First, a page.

El propósito de este artículo es mostrar el conflicto de carácter epistémico y metodológico que está en juego en la discusión Boyle/Spinoza, y que permite apreciar cómo, en la naciente ciencia natural del siglo XVII, habría que revaluar al menos dos aspectos: i) la preferencia por un conocimiento hi..
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  34. Edward J. O'Boyle & Lyndon E. Dawson Jr (2004). International Journal of Ethics ISSN 1535-4776 Volume 4 Number 2, Pp. 179-198© 2004 Nova Science Publishers, Inc. International Journal of Ethics: Ije 4:179.score: 24.0
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  35. Peter Anstey & Michael Hunter (2008). Robert Boyle's 'Designe About Natural History'. Early Science and Medicine 13 (2):83-126.score: 21.0
  36. Peter Anstey Hunter & Michael (2008). Robert Boyle's 'Designe About Natural History'. Early Science and Medicine 13 (2):83-126.score: 21.0
  37. Filip Buyse (2013). Spinoza, Boyle, Galileo : Was Spinoza a Strict Mechanical Philosopher? Intellectual History Review 23 (1):45-64.score: 21.0
  38. James Crosswhite (2001). Con Amore: Henry Johnstone, Jr.'S Philosophy of Argumentation. Informal Logic 21 (1).score: 21.0
    Henry Johnstone's philosophical development was guided by a persistent need to reform the concept of validity -either by reinterpreting it or by finding a substitute for it. This project lead Johnstone into interesting confrontations with the concept of rhetoric and especiaUy with the work of Chaim Perelman and Olbrechts-Tyteca. The project culminated in a failed attempt to develop a formal ethics of rhetoric and argumentation, but this attempt was itself not consistent with some of Johnstone's other characterizations ofan ethics of (...)
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  39. Luciana Zaterka (2012). As teorias da matéria de Francis Bacon e Robert Boyle: forma, textura e atividade. Scientiae Studia 10 (4):681-709.score: 21.0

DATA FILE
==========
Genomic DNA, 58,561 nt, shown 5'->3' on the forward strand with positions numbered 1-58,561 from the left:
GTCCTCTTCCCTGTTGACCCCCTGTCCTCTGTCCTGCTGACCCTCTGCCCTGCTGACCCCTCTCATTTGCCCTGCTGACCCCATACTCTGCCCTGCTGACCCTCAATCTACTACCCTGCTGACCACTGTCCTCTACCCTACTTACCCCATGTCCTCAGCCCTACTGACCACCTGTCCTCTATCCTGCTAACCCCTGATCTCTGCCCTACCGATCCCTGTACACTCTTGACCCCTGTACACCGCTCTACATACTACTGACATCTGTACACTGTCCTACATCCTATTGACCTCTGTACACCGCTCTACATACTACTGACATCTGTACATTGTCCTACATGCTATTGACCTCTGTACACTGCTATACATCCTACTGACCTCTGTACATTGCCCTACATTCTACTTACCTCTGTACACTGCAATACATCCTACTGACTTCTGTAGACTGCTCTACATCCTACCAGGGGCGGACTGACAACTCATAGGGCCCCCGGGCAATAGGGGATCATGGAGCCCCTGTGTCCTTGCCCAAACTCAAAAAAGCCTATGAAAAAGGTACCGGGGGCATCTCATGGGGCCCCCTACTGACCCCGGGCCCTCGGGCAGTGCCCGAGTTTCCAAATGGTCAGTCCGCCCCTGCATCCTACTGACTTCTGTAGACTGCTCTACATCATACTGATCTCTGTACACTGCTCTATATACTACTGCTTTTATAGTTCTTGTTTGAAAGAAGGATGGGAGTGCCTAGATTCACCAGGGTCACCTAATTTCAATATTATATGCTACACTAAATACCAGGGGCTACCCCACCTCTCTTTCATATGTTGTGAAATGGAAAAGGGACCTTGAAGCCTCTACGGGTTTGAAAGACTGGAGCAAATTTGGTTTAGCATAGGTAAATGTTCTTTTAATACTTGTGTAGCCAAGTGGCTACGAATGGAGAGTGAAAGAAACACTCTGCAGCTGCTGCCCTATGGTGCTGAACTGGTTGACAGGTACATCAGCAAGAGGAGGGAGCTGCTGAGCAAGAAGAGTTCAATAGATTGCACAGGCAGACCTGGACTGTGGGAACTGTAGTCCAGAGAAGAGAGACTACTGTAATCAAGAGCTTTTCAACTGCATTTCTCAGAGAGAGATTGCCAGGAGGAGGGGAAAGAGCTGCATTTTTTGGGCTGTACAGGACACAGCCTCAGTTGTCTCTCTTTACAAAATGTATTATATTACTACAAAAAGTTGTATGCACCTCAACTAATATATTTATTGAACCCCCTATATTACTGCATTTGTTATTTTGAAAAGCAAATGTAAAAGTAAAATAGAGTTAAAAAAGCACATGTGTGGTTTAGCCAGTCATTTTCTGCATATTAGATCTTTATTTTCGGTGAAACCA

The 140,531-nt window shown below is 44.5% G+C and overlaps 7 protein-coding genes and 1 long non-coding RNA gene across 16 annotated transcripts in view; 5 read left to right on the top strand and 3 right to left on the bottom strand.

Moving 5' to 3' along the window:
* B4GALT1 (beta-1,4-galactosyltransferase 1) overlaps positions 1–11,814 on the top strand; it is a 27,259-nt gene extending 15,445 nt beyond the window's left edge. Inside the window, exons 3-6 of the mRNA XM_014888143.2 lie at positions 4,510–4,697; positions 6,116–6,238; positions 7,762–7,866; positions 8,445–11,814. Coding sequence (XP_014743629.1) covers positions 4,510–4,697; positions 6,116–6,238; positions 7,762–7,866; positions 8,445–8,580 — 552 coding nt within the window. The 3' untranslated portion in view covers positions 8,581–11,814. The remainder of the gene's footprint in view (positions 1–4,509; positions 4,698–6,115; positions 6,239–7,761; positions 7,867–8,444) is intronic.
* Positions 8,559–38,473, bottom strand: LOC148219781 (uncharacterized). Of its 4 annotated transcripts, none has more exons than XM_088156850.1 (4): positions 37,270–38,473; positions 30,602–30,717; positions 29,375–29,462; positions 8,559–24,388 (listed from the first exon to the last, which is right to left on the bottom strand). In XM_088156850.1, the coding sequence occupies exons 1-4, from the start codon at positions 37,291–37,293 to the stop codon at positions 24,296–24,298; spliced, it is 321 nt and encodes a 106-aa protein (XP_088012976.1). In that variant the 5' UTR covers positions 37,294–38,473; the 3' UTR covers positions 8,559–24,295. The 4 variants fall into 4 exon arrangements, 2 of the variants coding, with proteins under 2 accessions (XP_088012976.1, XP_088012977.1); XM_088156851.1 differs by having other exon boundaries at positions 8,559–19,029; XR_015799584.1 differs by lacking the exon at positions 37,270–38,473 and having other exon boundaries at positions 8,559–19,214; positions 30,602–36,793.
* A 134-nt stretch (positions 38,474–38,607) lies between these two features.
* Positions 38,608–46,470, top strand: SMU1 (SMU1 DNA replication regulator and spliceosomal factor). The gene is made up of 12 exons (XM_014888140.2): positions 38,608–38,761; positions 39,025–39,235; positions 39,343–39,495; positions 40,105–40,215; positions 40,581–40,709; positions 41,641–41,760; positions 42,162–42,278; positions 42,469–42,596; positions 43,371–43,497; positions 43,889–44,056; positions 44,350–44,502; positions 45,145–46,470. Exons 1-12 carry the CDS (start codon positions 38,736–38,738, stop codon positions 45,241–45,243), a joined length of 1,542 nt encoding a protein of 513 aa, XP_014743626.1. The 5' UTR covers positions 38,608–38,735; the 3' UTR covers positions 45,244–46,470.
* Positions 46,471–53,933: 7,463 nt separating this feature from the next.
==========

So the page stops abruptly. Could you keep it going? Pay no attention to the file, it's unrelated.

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  40. Jean Goodwin (2001). Henry Johnstone, Jr.'S Still-Unacknowledged Contributions to Contemporary Argumentation Theory. Informal Logic 21 (1).score: 21.0
    Given the pragmatic tum recently taken by argumentation studies, we owe renewed attention to Henry Johnstone's views on the primacy of process over product. In particular, Johnstone's decidedly non-cooperative model is a refreshing alternative to the current dialogic theories of arguing, one which opens the way for specifically rhetorical lines of inquiry.
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  41. Radosław Kazibut (2012). Powszechny dostęp do wiedzy, czyli czy coś łączy sposób upowszechniania wiedzy naukowej Roberta Boyle'az projektem Wikipedii? Filo-Sofija 12 (1 (16)):165-181.score: 21.0
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  42. Simon B. Duffy (2008). Review of Michael Hunter, The Boyle Papers: Understanding the Manuscripts of Robert Boyle (Ashgate, 2007). [REVIEW] Reviews in the Enlightenment 1.score: 21.0
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  43. Mark Timmons & Robert Johnson (eds.) (forthcoming). Value, Reason, and Respect: Kantian Themes From the Philosophy of Thomas E. Hill, Jr. Oxford.score: 21.0
    The book features chapters by Bernard and Jan Boxill, Robin S. Dillon, Stephen Darwall, Mark Schroeder, Jonathan Dancy, Onora O’Neill, Gerald Gaus, Jeffrie G. Murphy, Matt Zwolinski and David Schmidtz, Cheshire Calhoun, Marcia Baron, Andrews Reath, and Julia Driver that take up themes and arguments in Tom Hill’s work in ethics, social, political and legal philosophy, as well as his work on Kant’s ethics. The volume concludes with an essay by Tom Hill in which he reflects on how he came (...)
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  44. Dorit Bar-On (2010). Avowals: Expression, Security, and Knowledge: Reply to Matthew Boyle, David Rosenthal, and Maura Tumulty. [REVIEW] Acta Analytica 25 (1):47-63.score: 18.0
    In my reply to Boyle, Rosenthal, and Tumulty, I revisit my view of avowals’ security as a matter of a special immunity to error, their character as intentional expressive acts that employ self-ascriptive vehicles (without being grounded in self-beliefs), Moore’s paradox, the idea of expressing as contrasting with reporting and its connection to showing one’s mental state, and the ‘performance equivalence’ between avowals and other expressive acts.